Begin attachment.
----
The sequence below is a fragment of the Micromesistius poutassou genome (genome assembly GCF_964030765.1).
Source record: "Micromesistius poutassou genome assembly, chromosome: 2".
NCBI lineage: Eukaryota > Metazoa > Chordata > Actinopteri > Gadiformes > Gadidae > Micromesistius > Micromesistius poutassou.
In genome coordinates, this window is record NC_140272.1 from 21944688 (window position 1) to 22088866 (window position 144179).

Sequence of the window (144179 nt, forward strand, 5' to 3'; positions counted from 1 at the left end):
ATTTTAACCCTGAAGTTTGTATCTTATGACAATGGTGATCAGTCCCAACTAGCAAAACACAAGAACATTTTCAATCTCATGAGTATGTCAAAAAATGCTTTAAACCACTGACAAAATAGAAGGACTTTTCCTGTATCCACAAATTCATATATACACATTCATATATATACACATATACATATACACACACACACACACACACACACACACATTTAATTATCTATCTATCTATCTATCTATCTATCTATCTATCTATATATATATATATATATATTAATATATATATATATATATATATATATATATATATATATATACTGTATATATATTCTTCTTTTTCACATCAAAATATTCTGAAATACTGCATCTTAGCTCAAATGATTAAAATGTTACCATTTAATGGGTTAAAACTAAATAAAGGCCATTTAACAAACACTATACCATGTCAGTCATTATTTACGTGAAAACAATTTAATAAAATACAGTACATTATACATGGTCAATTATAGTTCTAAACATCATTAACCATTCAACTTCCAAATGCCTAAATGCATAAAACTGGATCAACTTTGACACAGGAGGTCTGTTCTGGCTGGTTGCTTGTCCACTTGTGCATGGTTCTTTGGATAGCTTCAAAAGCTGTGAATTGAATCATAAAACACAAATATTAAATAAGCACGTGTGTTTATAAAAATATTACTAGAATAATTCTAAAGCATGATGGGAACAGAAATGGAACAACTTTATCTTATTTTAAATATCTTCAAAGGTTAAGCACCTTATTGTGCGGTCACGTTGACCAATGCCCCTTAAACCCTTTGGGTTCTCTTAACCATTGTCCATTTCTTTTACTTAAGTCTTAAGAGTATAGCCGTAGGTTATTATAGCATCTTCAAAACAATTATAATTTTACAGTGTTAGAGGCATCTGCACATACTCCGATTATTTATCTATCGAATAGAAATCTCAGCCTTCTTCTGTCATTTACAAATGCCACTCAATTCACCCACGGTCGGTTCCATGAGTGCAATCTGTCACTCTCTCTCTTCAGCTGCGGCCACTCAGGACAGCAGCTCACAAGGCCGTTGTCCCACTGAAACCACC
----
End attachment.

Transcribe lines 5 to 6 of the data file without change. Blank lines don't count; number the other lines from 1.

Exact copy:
Sequence of the window (144179 nt, forward strand, 5' to 3'; positions counted from 1 at the left end):
ATTTTAACCCTGAAGTTTGTATCTTATGACAATGGTGATCAGTCCCAACTAGCAAAACACAAGAACATTTTCAATCTCATGAGTATGTCAAAAAATGCTTTAAACCACTGACAAAATAGAAGGACTTTTCCTGTATCCACAAATTCATATATACACATTCATATATATACACATATACATATACACACACACACACACACACACACACACATTTAATTATCTATCTATCTATCTATCTATCTATCTATCTATCTATATATATATATATATATATTAATATATATATATATATATATATATATATATATATATATATACTGTATATATATTCTTCTTTTTCACATCAAAATATTCTGAAATACTGCATCTTAGCTCAAATGATTAAAATGTTACCATTTAATGGGTTAAAACTAAATAAAGGCCATTTAACAAACACTATACCATGTCAGTCATTATTTACGTGAAAACAATTTAATAAAATACAGTACATTATACATGGTCAATTATAGTTCTAAACATCATTAACCATTCAACTTCCAAATGCCTAAATGCATAAAACTGGATCAACTTTGACACAGGAGGTCTGTTCTGGCTGGTTGCTTGTCCACTTGTGCATGGTTCTTTGGATAGCTTCAAAAGCTGTGAATTGAATCATAAAACACAAATATTAAATAAGCACGTGTGTTTATAAAAATATTACTAGAATAATTCTAAAGCATGATGGGAACAGAAATGGAACAACTTTATCTTATTTTAAATATCTTCAAAGGTTAAGCACCTTATTGTGCGGTCACGTTGACCAATGCCCCTTAAACCCTTTGGGTTCTCTTAACCATTGTCCATTTCTTTTACTTAAGTCTTAAGAGTATAGCCGTAGGTTATTATAGCATCTTCAAAACAATTATAATTTTACAGTGTTAGAGGCATCTGCACATACTCCGATTATTTATCTATCGAATAGAAATCTCAGCCTTCTTCTGTCATTTACAAATGCCACTCAATTCACCCACGGTCGGTTCCATGAGTGCAATCTGTCACTCTCTCTCTTCAGCTGCGGCCACTCAGGACAGCAGCTCACAAGGCCGTTGTCCCACTGAAACCACC